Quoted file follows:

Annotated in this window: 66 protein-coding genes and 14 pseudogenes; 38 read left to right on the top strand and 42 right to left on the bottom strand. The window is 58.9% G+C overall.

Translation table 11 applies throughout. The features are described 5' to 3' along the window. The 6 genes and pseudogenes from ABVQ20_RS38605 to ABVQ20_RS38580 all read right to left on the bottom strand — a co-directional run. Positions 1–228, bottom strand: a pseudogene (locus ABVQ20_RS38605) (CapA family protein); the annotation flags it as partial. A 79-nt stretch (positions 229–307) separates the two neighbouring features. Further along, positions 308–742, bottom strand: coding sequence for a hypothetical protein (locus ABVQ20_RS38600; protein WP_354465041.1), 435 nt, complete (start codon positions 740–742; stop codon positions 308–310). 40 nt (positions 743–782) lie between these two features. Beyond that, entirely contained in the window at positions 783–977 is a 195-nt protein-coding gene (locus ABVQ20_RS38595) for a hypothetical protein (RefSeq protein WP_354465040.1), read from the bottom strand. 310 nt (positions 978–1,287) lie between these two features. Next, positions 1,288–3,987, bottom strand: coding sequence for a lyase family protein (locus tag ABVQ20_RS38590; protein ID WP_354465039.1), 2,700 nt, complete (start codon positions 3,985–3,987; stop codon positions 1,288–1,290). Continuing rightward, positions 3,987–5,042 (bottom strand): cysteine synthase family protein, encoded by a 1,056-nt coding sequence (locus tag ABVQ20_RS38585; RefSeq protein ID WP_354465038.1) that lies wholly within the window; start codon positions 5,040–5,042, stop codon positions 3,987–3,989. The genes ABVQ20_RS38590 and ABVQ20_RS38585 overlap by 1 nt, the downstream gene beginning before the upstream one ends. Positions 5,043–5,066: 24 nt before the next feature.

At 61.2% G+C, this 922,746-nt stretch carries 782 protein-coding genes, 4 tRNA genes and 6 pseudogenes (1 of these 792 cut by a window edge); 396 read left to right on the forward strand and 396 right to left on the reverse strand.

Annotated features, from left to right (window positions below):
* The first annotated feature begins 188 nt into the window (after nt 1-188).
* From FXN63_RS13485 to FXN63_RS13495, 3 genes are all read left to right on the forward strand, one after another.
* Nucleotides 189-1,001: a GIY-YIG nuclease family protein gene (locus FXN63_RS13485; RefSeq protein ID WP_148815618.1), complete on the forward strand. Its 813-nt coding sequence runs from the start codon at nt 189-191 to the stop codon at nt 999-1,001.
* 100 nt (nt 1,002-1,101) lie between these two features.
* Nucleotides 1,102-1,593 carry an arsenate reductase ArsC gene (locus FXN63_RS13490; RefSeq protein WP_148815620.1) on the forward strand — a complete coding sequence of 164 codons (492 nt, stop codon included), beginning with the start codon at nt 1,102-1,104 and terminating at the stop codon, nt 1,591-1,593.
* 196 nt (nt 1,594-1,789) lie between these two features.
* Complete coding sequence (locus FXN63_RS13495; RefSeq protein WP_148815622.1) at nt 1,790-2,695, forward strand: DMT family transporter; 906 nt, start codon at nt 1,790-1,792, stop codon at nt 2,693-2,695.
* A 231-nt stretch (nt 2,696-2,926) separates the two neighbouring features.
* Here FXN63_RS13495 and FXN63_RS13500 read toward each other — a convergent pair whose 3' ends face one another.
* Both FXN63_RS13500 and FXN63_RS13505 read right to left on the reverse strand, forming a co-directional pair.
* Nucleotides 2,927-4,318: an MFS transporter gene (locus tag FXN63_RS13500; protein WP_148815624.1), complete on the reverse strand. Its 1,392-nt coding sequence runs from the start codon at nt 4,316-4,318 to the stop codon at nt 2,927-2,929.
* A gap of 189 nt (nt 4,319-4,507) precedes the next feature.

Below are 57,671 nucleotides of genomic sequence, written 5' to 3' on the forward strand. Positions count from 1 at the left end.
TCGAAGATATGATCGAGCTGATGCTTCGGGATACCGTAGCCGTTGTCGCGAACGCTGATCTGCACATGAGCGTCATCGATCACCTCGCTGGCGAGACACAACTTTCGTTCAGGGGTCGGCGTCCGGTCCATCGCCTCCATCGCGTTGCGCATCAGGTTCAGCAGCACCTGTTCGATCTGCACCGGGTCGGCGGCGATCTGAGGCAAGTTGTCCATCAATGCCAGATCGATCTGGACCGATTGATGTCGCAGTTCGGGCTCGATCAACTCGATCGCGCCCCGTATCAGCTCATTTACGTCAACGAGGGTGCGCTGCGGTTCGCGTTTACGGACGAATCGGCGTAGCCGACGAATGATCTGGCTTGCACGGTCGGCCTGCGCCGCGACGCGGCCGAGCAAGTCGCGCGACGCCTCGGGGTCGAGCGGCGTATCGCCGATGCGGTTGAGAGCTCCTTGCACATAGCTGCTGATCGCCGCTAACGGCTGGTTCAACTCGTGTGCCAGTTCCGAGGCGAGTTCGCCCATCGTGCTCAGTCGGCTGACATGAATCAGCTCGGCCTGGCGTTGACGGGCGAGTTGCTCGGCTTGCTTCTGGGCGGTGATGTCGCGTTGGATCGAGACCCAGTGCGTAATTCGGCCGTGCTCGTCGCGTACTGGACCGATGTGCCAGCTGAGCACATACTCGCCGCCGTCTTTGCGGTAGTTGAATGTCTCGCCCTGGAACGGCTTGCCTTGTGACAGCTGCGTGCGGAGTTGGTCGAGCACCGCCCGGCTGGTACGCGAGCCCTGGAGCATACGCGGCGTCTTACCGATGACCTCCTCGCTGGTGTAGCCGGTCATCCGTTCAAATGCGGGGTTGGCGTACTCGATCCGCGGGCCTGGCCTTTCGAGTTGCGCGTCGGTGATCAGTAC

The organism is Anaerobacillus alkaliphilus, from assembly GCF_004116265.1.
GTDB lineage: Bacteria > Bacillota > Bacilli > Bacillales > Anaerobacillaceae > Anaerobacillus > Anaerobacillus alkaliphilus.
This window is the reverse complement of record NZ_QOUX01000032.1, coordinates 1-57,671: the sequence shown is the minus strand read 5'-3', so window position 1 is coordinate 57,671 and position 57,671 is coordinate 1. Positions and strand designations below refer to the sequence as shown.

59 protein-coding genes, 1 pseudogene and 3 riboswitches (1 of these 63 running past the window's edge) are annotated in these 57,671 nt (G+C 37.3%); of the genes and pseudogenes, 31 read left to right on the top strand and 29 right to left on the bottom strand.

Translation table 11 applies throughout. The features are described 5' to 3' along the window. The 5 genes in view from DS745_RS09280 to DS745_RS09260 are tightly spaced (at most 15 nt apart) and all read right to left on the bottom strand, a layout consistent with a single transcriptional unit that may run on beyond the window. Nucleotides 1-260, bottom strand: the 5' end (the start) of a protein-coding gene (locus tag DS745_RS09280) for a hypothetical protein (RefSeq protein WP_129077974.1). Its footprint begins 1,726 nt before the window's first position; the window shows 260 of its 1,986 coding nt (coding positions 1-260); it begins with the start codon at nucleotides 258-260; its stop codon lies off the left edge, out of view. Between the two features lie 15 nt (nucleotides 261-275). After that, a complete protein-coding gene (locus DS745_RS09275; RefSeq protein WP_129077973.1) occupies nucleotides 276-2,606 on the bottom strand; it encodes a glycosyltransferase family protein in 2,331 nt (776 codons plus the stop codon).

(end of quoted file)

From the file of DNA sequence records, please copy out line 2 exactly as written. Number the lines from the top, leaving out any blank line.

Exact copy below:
Translation table 11 applies throughout. The features are described 5' to 3' along the window. The 6 genes and pseudogenes from ABVQ20_RS38605 to ABVQ20_RS38580 all read right to left on the bottom strand — a co-directional run. Positions 1–228, bottom strand: a pseudogene (locus ABVQ20_RS38605) (CapA family protein); the annotation flags it as partial. A 79-nt stretch (positions 229–307) separates the two neighbouring features. Further along, positions 308–742, bottom strand: coding sequence for a hypothetical protein (locus ABVQ20_RS38600; protein WP_354465041.1), 435 nt, complete (start codon positions 740–742; stop codon positions 308–310). 40 nt (positions 743–782) lie between these two features. Beyond that, entirely contained in the window at positions 783–977 is a 195-nt protein-coding gene (locus ABVQ20_RS38595) for a hypothetical protein (RefSeq protein WP_354465040.1), read from the bottom strand. 310 nt (positions 978–1,287) lie between these two features. Next, positions 1,288–3,987, bottom strand: coding sequence for a lyase family protein (locus tag ABVQ20_RS38590; protein ID WP_354465039.1), 2,700 nt, complete (start codon positions 3,985–3,987; stop codon positions 1,288–1,290). Continuing rightward, positions 3,987–5,042 (bottom strand): cysteine synthase family protein, encoded by a 1,056-nt coding sequence (locus tag ABVQ20_RS38585; RefSeq protein ID WP_354465038.1) that lies wholly within the window; start codon positions 5,040–5,042, stop codon positions 3,987–3,989. The genes ABVQ20_RS38590 and ABVQ20_RS38585 overlap by 1 nt, the downstream gene beginning before the upstream one ends. Positions 5,043–5,066: 24 nt before the next feature.